Award winning commercial artist Bryon Thompson has released his second instrumental guitar CD Set Your Sights which continues the imaginative journey he began on his first album. The playing on this disc is superb, often with a unique finger-pick style and the production is dead-on! Each of the ten tracks listens like a vignette, effortlessly evoking imagery or stories from the listener. This may be in large part due to Thompson's vocation, but the effect is just all the more powerful because of this. While there is a good deal of technical skill going on in these tracks, this is not a "rippin' up the fretboard, raised on metal" guitar album. Instead, Bryon has created attractive melodies and woven them into intelligent, listenable compositions which are always interesting and engaging without being intrusive. In other words, this is a great album to listen to while at work.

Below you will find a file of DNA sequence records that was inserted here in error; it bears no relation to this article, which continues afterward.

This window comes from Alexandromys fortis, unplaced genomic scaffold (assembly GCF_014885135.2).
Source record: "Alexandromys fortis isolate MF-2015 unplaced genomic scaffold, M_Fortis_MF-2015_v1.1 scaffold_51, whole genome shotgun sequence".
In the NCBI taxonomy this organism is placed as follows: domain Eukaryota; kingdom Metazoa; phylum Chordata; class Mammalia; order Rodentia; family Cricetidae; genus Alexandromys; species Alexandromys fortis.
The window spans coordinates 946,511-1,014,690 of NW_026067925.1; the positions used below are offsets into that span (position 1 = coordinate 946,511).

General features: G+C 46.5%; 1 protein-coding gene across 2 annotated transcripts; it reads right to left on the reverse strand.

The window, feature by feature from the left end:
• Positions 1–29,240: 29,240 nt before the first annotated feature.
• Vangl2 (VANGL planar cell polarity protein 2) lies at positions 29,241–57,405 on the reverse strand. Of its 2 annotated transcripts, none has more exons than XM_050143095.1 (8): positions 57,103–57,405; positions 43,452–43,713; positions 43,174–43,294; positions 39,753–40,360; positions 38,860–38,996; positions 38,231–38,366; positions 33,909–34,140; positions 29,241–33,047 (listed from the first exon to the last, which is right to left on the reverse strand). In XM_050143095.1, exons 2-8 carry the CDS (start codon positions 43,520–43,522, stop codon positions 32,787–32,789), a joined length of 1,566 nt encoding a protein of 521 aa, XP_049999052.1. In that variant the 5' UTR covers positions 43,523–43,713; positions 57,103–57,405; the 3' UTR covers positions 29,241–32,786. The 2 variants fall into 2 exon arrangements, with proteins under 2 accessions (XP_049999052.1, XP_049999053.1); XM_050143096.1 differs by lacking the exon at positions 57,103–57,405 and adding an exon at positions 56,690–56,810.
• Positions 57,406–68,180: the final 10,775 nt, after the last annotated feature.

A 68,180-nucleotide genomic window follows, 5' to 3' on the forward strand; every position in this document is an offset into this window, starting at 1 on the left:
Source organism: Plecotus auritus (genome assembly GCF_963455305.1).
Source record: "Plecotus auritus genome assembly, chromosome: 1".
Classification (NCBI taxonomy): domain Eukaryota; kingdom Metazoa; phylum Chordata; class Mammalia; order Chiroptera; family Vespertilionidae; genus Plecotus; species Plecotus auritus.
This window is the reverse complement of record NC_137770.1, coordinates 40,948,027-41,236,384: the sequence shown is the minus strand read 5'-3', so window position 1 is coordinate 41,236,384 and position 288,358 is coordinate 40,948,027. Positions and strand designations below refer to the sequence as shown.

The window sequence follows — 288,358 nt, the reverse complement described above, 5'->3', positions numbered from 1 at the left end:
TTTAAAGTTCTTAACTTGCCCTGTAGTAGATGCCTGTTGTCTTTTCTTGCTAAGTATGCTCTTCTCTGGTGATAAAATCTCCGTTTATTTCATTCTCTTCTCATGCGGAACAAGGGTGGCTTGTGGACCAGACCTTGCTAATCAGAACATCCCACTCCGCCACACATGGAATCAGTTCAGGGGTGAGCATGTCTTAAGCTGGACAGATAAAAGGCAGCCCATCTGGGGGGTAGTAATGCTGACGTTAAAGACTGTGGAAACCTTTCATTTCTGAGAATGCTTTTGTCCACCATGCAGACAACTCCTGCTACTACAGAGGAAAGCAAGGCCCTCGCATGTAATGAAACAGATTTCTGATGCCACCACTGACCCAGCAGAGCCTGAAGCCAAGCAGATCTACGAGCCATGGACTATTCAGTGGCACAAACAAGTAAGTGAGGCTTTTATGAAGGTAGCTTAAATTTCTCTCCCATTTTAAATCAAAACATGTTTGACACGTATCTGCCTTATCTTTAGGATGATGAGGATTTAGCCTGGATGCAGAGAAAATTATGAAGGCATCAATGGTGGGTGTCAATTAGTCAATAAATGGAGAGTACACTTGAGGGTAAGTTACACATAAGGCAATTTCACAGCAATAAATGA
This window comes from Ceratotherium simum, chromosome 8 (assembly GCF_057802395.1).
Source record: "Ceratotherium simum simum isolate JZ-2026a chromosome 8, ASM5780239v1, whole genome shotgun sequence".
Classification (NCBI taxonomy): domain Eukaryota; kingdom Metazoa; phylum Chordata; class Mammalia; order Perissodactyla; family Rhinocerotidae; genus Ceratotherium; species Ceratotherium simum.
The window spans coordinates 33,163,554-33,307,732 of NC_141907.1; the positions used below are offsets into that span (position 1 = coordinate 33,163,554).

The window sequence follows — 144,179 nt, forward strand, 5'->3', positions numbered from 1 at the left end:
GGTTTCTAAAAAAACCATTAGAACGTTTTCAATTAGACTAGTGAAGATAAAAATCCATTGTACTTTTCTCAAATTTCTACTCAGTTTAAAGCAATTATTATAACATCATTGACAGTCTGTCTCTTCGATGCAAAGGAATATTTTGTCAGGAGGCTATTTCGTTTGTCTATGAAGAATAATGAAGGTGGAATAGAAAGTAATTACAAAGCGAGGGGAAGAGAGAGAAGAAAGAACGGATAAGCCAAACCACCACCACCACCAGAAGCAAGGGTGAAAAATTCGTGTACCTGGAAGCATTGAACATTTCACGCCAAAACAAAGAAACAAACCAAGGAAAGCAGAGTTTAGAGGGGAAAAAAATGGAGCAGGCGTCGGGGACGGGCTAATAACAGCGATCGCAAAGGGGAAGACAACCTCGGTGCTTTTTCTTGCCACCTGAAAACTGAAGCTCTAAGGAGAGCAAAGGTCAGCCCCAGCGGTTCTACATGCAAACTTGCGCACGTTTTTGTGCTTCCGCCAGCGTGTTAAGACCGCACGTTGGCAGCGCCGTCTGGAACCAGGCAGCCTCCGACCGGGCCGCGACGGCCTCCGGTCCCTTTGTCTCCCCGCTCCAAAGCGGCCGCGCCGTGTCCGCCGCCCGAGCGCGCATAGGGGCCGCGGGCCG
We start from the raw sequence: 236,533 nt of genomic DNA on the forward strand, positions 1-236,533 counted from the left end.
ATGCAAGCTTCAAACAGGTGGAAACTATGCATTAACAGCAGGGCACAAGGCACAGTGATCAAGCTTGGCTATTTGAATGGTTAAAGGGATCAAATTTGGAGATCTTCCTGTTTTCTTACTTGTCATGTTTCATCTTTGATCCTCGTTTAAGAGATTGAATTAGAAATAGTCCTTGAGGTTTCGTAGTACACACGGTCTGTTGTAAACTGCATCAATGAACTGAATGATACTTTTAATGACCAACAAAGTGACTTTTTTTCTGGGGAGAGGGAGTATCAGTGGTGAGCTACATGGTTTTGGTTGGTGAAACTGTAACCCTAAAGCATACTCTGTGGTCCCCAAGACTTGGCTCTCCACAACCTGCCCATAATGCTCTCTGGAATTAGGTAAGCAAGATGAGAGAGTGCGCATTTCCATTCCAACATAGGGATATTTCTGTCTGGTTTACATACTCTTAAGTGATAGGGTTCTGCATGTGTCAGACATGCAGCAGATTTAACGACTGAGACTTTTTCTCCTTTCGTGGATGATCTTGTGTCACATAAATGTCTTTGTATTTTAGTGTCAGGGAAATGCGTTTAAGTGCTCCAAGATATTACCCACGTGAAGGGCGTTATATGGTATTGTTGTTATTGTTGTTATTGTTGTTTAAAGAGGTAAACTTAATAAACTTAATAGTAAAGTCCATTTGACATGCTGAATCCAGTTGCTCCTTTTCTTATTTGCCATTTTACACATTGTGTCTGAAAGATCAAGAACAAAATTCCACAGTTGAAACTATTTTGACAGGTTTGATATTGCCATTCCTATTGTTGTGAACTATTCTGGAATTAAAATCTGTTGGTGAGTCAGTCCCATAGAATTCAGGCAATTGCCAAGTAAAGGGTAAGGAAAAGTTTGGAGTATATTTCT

The images these tracks conjure up in my mind are as varied as the music. For instance, "Step On It" is a stroll down a dirt country road in the springtime, just five-year-old me and grandpa. "Set Your Sights" is a perfect accompaniment to watching pure white clouds drift by on a blue summer day and "Loopy" is easily the antics of two squirrels chasing each other around an ancient maple tree. Due to my preference for rock-based music, "All Worked Up" was an early favorite. There's just a bit of distortion on the lead guitar that plays an edgy melody before being interrupted by a shimmering, calming, near-synth bridge which was probably played on the guitar. It is amazing the number of timbres Thompson is able to create on his instrument. "Drive Time" has a steel pedal guitar, "Overnighter" has a hammered dulcimer, and "Down in the Gorge" has a banjo. Or rather Thompson has been able to create these sounds using his guitar and a little ingenuity. Regardless of the technical aspects, the compositions on this CD are well-crafted, inventive, and perfectly appealing to guitarists and lovers of quality music alike. For more information, check out www.bthompson.net.
This review first appeared in WhatzUp, August 2001.